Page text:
Review by John C. Snider Â© 2007
[This review originally appeared in February 2007Â in the online magazineÂ scifidimensions.com.]
It’s hard to believe, 82 years after the infamous Scopes Monkey Trial, that there are still Americans who really do believe that the earth is 6,600 years old (give or take a century) and that Darwin’s Theory of Evolution is just a bunch of atheistic balderdash. Especially over the last 25 years or so, the American “Culture Wars” have become something of a farce. Not a year goes by that some local school board kowtows to the Religious Right by insisting that Creationism, or Intelligent Design (so-called theories that are utterly devoid of any scientific validity), be taught side-by-side with evolution, as if these competing worldviews were actually viable alternatives. Scientists and concerned proponents of good education who bother to oppose these fundamentalist eruptions are engaged in a perpetual game of “whack the gopher” – no sooner than, say, Dover, Pennsylvania has been set right, than mischief-makers pop up in Cobb County, Georgia, or elsewhere.
This particular debate is just a symptom of a greater phenomenon. America is, compared to its counterparts in the Western world, awash in religion. Christians (some, certainly not all) honestly believe that they are a persecuted minority, never mind there are more churches today than ever before. And never mind the fact that no self-described atheist could ever aspire to national office.
So what to make of the recent spate of bestselling books that tackle the problematic aspects of religion? Three years ago nobody had ever heard of Sam Harris (a philosopher in pursuit of a doctorate in neuroscience), but he has had not one, but two hugely successful books: The End of Faith and Letter to a Christian Nation. The former argues that religion, even in its moderate, tolerant manifestations, is ultimately a bad thing; the latter is a compact treatise that explodes the myth that “America is a Christian Nation” and that the Founding Fathers were Bible-thumping evangelicals. Another philosopher, Daniel Dennett, has fortified his secular bona fides in Breaking the Spell, a book with a double meaning – Dennett argues that we must discard the taboo against rational scrutiny of religious belief (and in so doing, we may once and for all break the spell of religion itself). Even comedian Julia Sweeney has joined the Dark Forces of Secularism. Sweeney was best known as the androgynous Pat from Saturday Night Live, but has since gained critical acclaim for her series of Spalding-Gray-esque stage monologues, including Letting Go of God, a funny and very human account of how she transformed herself from devout Catholic to outspoken atheist.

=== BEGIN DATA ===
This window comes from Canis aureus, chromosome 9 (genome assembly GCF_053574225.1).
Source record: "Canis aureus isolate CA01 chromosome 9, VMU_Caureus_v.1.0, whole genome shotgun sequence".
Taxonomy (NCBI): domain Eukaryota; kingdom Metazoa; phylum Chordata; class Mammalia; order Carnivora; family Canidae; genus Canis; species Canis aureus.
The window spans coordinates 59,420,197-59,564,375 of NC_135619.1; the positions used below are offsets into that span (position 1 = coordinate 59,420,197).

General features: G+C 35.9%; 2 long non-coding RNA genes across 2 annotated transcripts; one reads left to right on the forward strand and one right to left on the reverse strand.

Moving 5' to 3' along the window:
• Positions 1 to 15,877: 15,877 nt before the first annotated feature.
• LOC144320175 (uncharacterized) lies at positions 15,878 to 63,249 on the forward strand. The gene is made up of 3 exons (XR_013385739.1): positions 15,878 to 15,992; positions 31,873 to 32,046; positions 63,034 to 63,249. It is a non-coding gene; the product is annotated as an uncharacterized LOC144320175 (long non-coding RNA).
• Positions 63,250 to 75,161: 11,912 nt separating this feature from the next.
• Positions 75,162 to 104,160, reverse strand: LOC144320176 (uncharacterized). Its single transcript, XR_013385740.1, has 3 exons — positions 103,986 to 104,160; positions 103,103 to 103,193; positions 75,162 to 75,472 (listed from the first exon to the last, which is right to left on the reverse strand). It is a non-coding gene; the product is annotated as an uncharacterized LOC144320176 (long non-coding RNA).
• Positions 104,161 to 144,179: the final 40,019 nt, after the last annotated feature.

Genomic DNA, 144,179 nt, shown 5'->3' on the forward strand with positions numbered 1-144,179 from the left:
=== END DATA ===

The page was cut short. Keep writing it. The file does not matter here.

And then there’s Richard Dawkins. Dubbed “Darwin’s Rottweiler”, Dawkins has published a number of books on evolution, including The Selfish Gene (1976), The Blind Watchmaker (1986) and The Ancestor’s Tale (2004).
His most recent book is less about evolution and more about the efficacy (or inefficacy) of religion. The God Delusion (2006) covers a dizzying variety of topics. Dawkins tackles various classical arguments for and against the existence of God. He delves into the evolutionary theories on the origins and purpose of religion and confronts the common claim that atheists are necessarily morally bankrupt. He then turns the tables and examines the possibility that religion itself might cause more harm than good (indeed, he backpedals from the title of his recent documentary The Root of All Evil, claiming that the title came not from him, but from the show’s producers).
Most of The God Delusion will be nothing new to anyone well-read in the ongoing religion/secularism debates. Much of the book reads like a primer on the topic and will come across as “preaching to the choir” (if I can use that phrase) to many skeptics. Dawkins repeatedly draws upon his previous work, and references the recent publications from Harris, Dennett and Sweeney.
Dawkins holds forth at some length on two areas even fellow rationalists will find controversial. He rails against “the poverty of agnosticism”, insisting that there is little gray area when it comes to questions of the supernatural. And he devotes an entire chapter on issues relating to the rearing of children in a religious environment, painting it as superstitious indoctrination and tantamount to child abuse.
A word on Dawkins’ tone. He has come under some criticism over the years – and not just from theists – for being arrogant and derisive (Trey Parker and Matt Stone, no friends of religion, lampooned Dawkins savagely in 2006 in two episodes of South Park). Dawkins’ writing occasionally drips with sarcasm, and his intention can be confirmed by listening to the audiobook version of The God Delusion, which is read by Dawkins and his wife, actress Lalla Ward. (A trivial aside: Lalla Ward is best known for her work in the late 70s and early 80s as Romana on the BBC series Doctor Who. She was married very briefly to costar Tom Baker after she left the show, and was later introduced to Richard Dawkins by their mutual friend Douglas Adams, occasional writer for Doctor Who and author of the classic The Hitchhikers Guide to the Galaxy.)
If Dawkins is sarcastic and biting it is, I suspect, because he emphatically believes in what he is saying, and perhaps in part because it makes his writing far more interesting to read. At any rate, such criticism only distracts from judging whether Dawkins is right or wrong. In my estimation, he is right far more than he is wrong. He proves – one would think once and for all, but who are we kidding? – the ludicrousness of religious claims (if not the downright uselessness of religion itself), and the necessity, if open, progressive society is to thrive, of fostering rational, skeptical, uncensored thought.